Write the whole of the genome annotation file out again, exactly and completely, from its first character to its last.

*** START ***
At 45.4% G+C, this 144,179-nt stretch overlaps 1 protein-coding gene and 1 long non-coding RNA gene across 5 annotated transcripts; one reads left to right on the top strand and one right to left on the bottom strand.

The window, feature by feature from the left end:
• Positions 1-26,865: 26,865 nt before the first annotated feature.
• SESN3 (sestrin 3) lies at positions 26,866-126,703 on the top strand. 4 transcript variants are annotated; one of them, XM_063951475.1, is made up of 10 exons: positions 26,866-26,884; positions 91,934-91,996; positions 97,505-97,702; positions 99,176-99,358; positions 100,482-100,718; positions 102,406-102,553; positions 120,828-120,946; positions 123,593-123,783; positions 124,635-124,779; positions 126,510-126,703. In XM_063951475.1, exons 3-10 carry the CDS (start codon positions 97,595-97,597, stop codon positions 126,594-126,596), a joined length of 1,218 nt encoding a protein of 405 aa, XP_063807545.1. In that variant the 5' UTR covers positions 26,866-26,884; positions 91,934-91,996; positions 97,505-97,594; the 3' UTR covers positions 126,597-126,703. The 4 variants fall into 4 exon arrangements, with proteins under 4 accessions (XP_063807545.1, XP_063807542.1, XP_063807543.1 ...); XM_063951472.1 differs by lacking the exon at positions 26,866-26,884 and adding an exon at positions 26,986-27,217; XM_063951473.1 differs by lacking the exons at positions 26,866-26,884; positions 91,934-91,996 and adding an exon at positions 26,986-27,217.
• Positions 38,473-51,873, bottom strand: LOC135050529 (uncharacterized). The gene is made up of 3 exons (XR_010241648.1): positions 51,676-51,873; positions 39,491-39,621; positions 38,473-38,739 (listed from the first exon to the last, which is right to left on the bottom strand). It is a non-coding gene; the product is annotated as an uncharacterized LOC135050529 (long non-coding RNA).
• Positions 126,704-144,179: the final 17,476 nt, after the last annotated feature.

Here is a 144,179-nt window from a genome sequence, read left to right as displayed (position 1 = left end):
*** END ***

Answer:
At 45.4% G+C, this 144,179-nt stretch overlaps 1 protein-coding gene and 1 long non-coding RNA gene across 5 annotated transcripts; one reads left to right on the top strand and one right to left on the bottom strand.

The window, feature by feature from the left end:
• Positions 1-26,865: 26,865 nt before the first annotated feature.
• SESN3 (sestrin 3) lies at positions 26,866-126,703 on the top strand. 4 transcript variants are annotated; one of them, XM_063951475.1, is made up of 10 exons: positions 26,866-26,884; positions 91,934-91,996; positions 97,505-97,702; positions 99,176-99,358; positions 100,482-100,718; positions 102,406-102,553; positions 120,828-120,946; positions 123,593-123,783; positions 124,635-124,779; positions 126,510-126,703. In XM_063951475.1, exons 3-10 carry the CDS (start codon positions 97,595-97,597, stop codon positions 126,594-126,596), a joined length of 1,218 nt encoding a protein of 405 aa, XP_063807545.1. In that variant the 5' UTR covers positions 26,866-26,884; positions 91,934-91,996; positions 97,505-97,594; the 3' UTR covers positions 126,597-126,703. The 4 variants fall into 4 exon arrangements, with proteins under 4 accessions (XP_063807545.1, XP_063807542.1, XP_063807543.1 ...); XM_063951472.1 differs by lacking the exon at positions 26,866-26,884 and adding an exon at positions 26,986-27,217; XM_063951473.1 differs by lacking the exons at positions 26,866-26,884; positions 91,934-91,996 and adding an exon at positions 26,986-27,217.
• Positions 38,473-51,873, bottom strand: LOC135050529 (uncharacterized). The gene is made up of 3 exons (XR_010241648.1): positions 51,676-51,873; positions 39,491-39,621; positions 38,473-38,739 (listed from the first exon to the last, which is right to left on the bottom strand). It is a non-coding gene; the product is annotated as an uncharacterized LOC135050529 (long non-coding RNA).
• Positions 126,704-144,179: the final 17,476 nt, after the last annotated feature.

Here is a 144,179-nt window from a genome sequence, read left to right as displayed (position 1 = left end):